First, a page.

The 2023 Women's World Cup hosting rights are sealed but with less than three years to go before kick-off, the hard work has only just begun for Australia and New Zealand.
The trans-Tasman bid beat Colombia 22-13 in FIFA Council voting on Friday to bring the World Cup to the region for the first time.
Matildas superstar and captain Sam Kerr led the chorus of celebrations - all too aware of the significance of the moment.
"WE DID IT. WE FREAKING DID IT," Kerr posted on Twitter, followed by a video of her trademark backflip celebration.
Kiwi counterpart Ali Riley shared a tearful photo, captioned "I will never forget this moment" - then suggested she might join Kerr in a backflip.
New Zealand Prime Minister Jacinda Ardern, who personally hit the phones to lobby ahead of the vote, and Australian counterpart Scott Morrison also relished the success.
"The 2023 event will be the largest, and no doubt the best, Women's World Cup that has ever been staged," Ardern and Morrison said in a joint statement.
"This tournament will further inspire our next generation and provide the platform for them to compete on the world stage."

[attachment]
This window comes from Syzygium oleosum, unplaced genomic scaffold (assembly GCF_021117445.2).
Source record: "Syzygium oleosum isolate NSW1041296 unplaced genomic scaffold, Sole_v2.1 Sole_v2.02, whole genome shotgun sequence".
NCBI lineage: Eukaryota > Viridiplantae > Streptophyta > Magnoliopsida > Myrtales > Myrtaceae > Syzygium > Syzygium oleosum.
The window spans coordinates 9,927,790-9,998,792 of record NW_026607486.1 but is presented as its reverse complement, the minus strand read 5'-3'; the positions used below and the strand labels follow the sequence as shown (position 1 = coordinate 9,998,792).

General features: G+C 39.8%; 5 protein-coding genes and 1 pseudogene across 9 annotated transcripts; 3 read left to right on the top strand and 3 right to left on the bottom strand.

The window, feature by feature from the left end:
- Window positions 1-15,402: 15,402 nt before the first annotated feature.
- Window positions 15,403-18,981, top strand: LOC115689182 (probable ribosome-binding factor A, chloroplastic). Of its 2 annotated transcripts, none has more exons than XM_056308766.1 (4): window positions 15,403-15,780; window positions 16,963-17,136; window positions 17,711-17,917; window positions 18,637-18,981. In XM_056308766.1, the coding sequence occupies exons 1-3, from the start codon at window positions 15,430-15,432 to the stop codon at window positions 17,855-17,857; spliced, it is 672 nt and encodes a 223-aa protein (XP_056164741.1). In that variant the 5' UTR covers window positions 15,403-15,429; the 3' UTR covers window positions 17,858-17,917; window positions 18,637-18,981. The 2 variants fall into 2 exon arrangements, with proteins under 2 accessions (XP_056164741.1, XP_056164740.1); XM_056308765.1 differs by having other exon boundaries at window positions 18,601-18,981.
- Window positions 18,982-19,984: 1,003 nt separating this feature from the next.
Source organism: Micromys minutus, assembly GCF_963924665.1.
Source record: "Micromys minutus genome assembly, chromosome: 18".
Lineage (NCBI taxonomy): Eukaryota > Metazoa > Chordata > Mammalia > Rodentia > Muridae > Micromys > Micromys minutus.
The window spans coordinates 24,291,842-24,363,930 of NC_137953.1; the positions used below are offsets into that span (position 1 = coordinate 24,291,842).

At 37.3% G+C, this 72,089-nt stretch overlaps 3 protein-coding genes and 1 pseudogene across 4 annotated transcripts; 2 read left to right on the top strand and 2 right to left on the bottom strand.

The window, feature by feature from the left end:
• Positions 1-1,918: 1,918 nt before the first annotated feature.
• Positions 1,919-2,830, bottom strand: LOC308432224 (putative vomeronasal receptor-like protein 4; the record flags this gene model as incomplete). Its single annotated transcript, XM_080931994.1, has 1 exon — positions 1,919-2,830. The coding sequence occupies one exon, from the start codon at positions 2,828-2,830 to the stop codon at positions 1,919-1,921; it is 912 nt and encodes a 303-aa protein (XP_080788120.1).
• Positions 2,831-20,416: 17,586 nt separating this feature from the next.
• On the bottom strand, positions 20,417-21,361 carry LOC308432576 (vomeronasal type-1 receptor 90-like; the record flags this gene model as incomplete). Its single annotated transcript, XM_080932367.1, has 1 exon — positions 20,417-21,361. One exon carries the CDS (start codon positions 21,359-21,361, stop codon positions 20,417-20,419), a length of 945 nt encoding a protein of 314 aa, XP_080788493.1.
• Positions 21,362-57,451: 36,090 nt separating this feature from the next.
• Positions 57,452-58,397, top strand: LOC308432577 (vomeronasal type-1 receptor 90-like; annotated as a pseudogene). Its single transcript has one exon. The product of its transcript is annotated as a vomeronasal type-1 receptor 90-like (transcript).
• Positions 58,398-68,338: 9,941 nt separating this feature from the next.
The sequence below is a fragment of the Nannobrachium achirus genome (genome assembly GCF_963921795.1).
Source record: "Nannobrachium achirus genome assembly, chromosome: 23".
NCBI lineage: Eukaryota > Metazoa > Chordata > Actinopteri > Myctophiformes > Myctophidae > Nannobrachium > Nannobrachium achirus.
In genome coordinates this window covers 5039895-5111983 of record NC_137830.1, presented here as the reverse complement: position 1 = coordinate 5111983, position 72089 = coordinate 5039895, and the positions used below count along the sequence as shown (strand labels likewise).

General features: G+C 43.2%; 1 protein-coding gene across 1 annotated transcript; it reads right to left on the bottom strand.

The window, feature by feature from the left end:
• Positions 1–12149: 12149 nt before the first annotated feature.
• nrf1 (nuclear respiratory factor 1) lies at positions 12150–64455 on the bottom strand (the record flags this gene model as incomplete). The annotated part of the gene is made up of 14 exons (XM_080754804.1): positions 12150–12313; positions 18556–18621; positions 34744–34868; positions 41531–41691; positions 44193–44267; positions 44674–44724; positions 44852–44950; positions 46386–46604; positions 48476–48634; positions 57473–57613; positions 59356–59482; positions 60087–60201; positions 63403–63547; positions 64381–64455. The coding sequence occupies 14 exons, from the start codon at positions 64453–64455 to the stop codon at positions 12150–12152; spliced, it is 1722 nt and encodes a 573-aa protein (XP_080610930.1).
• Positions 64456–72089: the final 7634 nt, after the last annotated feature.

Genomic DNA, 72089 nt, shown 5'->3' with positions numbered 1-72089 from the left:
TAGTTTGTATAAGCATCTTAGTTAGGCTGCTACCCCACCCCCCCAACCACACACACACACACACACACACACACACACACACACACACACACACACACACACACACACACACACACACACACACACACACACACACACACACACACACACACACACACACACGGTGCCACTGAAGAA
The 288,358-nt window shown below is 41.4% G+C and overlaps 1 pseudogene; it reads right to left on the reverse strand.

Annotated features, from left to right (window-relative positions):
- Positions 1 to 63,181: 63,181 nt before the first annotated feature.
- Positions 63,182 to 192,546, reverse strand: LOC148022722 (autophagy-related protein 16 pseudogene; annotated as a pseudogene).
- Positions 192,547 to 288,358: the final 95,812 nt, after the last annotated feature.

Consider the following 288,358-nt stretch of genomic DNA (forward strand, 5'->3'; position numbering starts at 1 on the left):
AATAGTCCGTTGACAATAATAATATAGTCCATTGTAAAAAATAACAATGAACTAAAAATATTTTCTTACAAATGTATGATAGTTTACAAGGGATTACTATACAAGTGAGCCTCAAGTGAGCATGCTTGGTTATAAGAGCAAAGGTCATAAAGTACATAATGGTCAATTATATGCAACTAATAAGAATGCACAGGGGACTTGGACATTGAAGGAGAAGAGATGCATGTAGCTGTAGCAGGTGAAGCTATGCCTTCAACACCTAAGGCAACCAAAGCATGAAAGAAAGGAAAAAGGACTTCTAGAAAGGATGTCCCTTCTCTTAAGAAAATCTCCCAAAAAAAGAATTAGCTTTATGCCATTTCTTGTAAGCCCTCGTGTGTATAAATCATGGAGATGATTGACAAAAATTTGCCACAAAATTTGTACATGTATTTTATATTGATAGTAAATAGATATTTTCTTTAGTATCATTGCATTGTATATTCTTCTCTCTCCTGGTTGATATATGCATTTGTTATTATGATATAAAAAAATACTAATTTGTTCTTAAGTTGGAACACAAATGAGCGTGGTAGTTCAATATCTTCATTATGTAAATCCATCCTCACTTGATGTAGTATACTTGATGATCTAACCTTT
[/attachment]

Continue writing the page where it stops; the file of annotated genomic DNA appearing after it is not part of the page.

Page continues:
At FFA headquarters, the overwhelming feeling was relief, after a prolonged voting process.
"There's a lot of relief actually - you never know how these processes are gonna turn out," FFA chief executive James Johnson told Fox Sports.
"I'm very relieved and I'm very happy with the team and I hope this makes the Australian football community very happy."
If Australia and New Zealand delivered a bid that simply couldn't be denied, bringing that vision to reality in a short time period poses just as big a challenge.
The logistics of the tournament - arguably the biggest sporting event staged in Australasia since the 2000 Sydney Olympics - are extraordinary.
The first 32-team Women's World Cup is expected to host 1.5 million fans and will be held across 12 cities and 13 stadiums.
"It starts Monday," Johnson said.
"We get a weekend where we can enjoy, we can relax a little bit but (the work) starts Monday."
Matildas Steph Catley, Lydia Williams and Alanna Kennedy, along with New Zealand defender Rebekah Stott were in the FFA offices when the host was announced.
"Three years is not a long time," Williams told Fox Sports.
"It's not a long time to prepare so we're ready and raring to go.
"It's lucky that Australia already has a lot of stadiums and fields and facilities built - so for us it's how do we host the best tournament?
"But (for the Matildas), we're already in it - a head start (on) the competition."
Australian Associated Press